- Parkinson’s disease is a degenerative neurological disease.
- Healthcare professionals have long used electrical stimulation to treat symptoms of Parkinson’s disease, but prolonged use can cause serious side effects.
- A recent study suggests that electrical stimulation delivered in short bursts to targeted locations may improve the longevity and effectiveness of treatment.
The Parkinson Foundation believes that more than 10 million people around the world are currently living with Parkinson’s disease.
Parkinson’s disease is a neurological condition that gets progressively worse. It is characterized by tremors, slowness of movement and muscle stiffness.
The new study, published in the journal Science, is studying a way to improve deep brain stimulation in the treatment of Parkinson’s disease.
Parkinson’s disease develops due to the progressive degeneration of neurons in a part of the brain called
The main treatment option for Parkinson’s disease is the drug levodopa. This drug is a substitute for dopamine. However, it loses its effectiveness over time, and some people may develop motor complications as a result of its use.
Once Parkinson’s disease medications stop working, doctors can use high-frequency deep brain stimulation to help reduce symptoms.
Doctors are now using electrical deep brain stimulation to treat a growing list of illnesses, including dystonia, tremors, and epilepsy, as well as obsessive-compulsive disorder.
In 1989, scientists successfully applied this technology for the first time to reduce tremors associated with Parkinson’s disease. Since its initial clinical use, experts have developed and refined the stimulation technique.
Some symptoms of Parkinson’s disease respond well to this type of treatment. However, there are several drawbacks to electrical stimulation, including worsening depression, psychosis, and impulse control disorders.
In addition, the symptoms that treatment initially improves will reappear relatively quickly when the stimulation stops.
Researchers at Carnegie Mellon University in Pittsburgh based their recent study on previous work. The results of previous studies indicate that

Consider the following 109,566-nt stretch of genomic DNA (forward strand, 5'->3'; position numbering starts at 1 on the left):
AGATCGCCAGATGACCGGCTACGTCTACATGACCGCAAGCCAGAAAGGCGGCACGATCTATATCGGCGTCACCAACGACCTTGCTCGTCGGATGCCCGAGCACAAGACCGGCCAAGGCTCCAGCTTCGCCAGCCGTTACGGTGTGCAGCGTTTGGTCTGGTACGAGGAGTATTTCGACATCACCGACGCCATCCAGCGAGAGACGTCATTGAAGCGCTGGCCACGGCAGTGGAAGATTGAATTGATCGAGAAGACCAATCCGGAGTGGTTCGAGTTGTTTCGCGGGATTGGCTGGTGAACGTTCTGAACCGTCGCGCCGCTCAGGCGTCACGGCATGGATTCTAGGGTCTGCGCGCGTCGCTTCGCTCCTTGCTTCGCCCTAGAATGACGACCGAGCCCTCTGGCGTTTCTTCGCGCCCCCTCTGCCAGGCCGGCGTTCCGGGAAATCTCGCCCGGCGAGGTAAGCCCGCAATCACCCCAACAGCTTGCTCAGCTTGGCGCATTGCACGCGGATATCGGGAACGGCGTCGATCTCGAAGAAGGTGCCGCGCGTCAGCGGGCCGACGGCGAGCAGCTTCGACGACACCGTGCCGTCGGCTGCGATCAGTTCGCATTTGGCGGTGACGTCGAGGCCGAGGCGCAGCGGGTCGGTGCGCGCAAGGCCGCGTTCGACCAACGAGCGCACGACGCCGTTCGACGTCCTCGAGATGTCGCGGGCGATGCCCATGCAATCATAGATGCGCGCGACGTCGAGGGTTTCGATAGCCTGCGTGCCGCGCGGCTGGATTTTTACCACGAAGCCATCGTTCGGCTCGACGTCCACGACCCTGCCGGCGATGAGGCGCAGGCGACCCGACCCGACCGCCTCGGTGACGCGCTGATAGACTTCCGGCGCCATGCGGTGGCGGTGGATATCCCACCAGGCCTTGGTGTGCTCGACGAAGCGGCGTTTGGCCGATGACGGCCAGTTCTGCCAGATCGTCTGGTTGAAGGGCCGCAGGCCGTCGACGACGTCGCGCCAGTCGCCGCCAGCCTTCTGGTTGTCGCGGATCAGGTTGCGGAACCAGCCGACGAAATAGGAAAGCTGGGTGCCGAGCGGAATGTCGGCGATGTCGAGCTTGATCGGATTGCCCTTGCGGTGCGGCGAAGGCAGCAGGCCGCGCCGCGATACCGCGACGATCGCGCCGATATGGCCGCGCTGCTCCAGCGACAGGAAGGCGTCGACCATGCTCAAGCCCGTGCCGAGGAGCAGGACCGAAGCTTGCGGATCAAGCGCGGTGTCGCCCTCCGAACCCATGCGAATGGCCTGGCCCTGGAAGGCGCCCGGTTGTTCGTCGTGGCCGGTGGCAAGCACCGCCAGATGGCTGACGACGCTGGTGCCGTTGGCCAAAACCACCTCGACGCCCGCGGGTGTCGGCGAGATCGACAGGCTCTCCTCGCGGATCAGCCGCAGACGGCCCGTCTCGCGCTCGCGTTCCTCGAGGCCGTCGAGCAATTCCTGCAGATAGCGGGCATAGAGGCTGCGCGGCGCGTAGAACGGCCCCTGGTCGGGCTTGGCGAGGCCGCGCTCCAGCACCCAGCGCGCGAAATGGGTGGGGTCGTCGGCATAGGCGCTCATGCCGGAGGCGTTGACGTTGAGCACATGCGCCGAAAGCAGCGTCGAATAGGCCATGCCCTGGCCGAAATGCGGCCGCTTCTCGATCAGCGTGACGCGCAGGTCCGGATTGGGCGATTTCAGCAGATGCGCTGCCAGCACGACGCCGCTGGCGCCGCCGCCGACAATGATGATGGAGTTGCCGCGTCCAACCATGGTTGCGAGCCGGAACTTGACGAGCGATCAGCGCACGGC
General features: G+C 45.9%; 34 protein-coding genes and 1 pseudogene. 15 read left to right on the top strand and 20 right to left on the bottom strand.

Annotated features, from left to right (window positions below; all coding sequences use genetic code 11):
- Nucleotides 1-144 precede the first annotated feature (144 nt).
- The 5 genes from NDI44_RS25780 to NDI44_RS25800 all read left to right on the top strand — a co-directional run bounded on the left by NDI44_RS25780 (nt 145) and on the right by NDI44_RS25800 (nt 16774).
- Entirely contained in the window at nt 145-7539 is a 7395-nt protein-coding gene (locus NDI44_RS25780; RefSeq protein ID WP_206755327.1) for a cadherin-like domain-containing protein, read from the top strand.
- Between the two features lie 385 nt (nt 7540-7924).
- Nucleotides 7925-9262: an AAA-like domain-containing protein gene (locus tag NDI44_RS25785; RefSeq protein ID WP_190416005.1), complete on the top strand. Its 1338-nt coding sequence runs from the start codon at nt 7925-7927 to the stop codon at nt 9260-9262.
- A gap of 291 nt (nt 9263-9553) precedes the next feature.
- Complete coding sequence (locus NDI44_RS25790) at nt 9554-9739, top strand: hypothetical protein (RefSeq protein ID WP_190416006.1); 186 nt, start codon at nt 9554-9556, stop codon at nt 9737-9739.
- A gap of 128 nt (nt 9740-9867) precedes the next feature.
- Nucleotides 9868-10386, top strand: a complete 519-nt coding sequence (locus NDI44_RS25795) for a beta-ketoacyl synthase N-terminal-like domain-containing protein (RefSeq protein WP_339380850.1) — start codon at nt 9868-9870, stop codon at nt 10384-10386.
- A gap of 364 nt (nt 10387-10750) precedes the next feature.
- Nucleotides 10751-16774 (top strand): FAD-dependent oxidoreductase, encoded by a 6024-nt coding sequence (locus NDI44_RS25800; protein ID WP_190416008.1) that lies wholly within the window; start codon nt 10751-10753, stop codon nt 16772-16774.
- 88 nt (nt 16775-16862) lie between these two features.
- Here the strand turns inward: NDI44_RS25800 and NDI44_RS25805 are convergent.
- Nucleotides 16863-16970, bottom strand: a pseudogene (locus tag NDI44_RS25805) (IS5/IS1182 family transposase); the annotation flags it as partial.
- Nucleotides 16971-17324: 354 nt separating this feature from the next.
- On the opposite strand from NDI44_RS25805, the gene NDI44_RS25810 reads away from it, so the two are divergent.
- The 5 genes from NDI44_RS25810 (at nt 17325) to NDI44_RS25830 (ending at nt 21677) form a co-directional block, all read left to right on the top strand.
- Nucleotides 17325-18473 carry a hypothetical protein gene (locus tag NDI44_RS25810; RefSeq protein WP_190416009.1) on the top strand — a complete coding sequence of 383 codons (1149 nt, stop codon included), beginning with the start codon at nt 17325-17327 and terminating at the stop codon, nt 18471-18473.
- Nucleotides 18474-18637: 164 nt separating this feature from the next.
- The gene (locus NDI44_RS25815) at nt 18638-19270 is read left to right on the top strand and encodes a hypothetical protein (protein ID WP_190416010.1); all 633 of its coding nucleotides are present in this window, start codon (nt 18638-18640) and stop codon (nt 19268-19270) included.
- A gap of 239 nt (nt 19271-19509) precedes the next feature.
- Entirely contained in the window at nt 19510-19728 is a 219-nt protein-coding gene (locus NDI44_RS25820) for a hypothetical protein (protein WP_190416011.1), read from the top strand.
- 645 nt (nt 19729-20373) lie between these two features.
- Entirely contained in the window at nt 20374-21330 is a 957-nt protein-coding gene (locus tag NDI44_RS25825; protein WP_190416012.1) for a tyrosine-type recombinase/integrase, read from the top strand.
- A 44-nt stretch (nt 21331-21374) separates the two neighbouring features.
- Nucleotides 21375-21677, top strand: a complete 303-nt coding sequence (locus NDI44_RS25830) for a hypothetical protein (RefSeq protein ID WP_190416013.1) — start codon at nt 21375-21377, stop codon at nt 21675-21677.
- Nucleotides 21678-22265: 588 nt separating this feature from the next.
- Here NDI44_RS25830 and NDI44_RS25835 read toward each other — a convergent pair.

Optogenetics is a technique that allows scientists to activate or inhibit specific neuronal activity through the use of light. Because optogenetics is still in its infancy in models of human disease, the authors of this study chose to use a mouse model.
The researchers found that they could target specific neurons with brief pulses of electrical stimulation. By delivering stimulation in short bursts instead of continuously applying it, they could target specific neurons.
These targeted treatments restored and maintained movement several hours after stimulation and provided long-lasting therapeutic benefits in laboratory mice.
Dr Brian Kopell, director of the Center for Neuromodulation at Mount Sinai Health System in New York City, said Medical News Today that this study offers innovative options for possible future therapies for Parkinson’s disease.
“[The authors] noted that it is possible to modulate these circuits according to a dimension that is often overlooked, âsaid Dr. Kopell. âWe tend to think mainly in terms of or put the stimulation and not when put the stimulation.
In an accompanying editorial, the authors state: âThe Spix study et al. is an excellent example of “inspired by optogenetics” [deep brain stimulation] and can pave the way for more robustness [deep brain stimulation] approaches that can ultimately be transposed to humans.
However, it is important to note, as Dr Kopell said MNT, that this study used a rodent model. So, until we see similar results in humans or non-human primates, we should try to reduce our arousal.
That said, the study authors hope this treatment approach can be transposed to humans. If it is transposable to humans, it could represent a major therapeutic advance for the treatment of Parkinson’s disease.
They are confident that scientists will soon be able to test their burst stimulation protocol in people with Parkinson’s disease, as the frequencies are within a range already approved for clinical use.
As they explain in their article:
“Our burst [deep brain stimulation] protocol can be provided through [deep brain stimulation] implants and falls under the United States Food and Drug Administration [FDA]-approved stimulation frequencies, allowing immediate testing in [Parkinsonâs disease] models across species, including [humans]. “
The researchers conclude that the study demonstrates how fundamental knowledge about the organization and function of neurons in the brain can help healthcare professionals tune the specificity of electrical stimulation, “ultimately extending the therapeutic benefits of [deep brain stimulation] beyond those obtained with conventional methods.